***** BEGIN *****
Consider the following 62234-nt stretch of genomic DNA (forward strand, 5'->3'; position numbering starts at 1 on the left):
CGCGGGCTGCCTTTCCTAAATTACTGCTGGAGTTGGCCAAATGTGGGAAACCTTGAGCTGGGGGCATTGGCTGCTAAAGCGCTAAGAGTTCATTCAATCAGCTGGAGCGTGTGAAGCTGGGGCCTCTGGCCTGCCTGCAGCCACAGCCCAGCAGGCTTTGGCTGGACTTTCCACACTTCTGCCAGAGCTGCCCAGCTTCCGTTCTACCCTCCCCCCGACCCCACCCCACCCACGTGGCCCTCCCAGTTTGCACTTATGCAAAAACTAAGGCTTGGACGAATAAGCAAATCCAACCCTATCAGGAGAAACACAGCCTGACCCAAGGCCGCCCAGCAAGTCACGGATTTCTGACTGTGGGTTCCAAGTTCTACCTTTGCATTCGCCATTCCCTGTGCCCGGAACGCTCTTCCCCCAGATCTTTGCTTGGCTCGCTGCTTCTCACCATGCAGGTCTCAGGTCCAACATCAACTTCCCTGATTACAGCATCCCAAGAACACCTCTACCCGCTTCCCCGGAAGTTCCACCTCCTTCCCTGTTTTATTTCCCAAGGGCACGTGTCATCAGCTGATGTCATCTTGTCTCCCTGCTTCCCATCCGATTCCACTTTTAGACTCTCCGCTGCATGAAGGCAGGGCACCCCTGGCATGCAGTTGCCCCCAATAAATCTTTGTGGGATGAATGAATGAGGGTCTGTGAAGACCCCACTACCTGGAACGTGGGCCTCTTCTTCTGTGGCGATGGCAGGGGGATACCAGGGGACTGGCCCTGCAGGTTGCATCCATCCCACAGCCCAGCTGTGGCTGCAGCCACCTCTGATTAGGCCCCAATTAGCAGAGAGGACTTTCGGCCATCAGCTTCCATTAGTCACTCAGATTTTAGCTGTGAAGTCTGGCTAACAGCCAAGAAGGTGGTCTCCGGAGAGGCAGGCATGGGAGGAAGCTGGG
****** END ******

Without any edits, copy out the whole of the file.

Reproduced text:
Consider the following 62234-nt stretch of genomic DNA (forward strand, 5'->3'; position numbering starts at 1 on the left):
CGCGGGCTGCCTTTCCTAAATTACTGCTGGAGTTGGCCAAATGTGGGAAACCTTGAGCTGGGGGCATTGGCTGCTAAAGCGCTAAGAGTTCATTCAATCAGCTGGAGCGTGTGAAGCTGGGGCCTCTGGCCTGCCTGCAGCCACAGCCCAGCAGGCTTTGGCTGGACTTTCCACACTTCTGCCAGAGCTGCCCAGCTTCCGTTCTACCCTCCCCCCGACCCCACCCCACCCACGTGGCCCTCCCAGTTTGCACTTATGCAAAAACTAAGGCTTGGACGAATAAGCAAATCCAACCCTATCAGGAGAAACACAGCCTGACCCAAGGCCGCCCAGCAAGTCACGGATTTCTGACTGTGGGTTCCAAGTTCTACCTTTGCATTCGCCATTCCCTGTGCCCGGAACGCTCTTCCCCCAGATCTTTGCTTGGCTCGCTGCTTCTCACCATGCAGGTCTCAGGTCCAACATCAACTTCCCTGATTACAGCATCCCAAGAACACCTCTACCCGCTTCCCCGGAAGTTCCACCTCCTTCCCTGTTTTATTTCCCAAGGGCACGTGTCATCAGCTGATGTCATCTTGTCTCCCTGCTTCCCATCCGATTCCACTTTTAGACTCTCCGCTGCATGAAGGCAGGGCACCCCTGGCATGCAGTTGCCCCCAATAAATCTTTGTGGGATGAATGAATGAGGGTCTGTGAAGACCCCACTACCTGGAACGTGGGCCTCTTCTTCTGTGGCGATGGCAGGGGGATACCAGGGGACTGGCCCTGCAGGTTGCATCCATCCCACAGCCCAGCTGTGGCTGCAGCCACCTCTGATTAGGCCCCAATTAGCAGAGAGGACTTTCGGCCATCAGCTTCCATTAGTCACTCAGATTTTAGCTGTGAAGTCTGGCTAACAGCCAAGAAGGTGGTCTCCGGAGAGGCAGGCATGGGAGGAAGCTGGG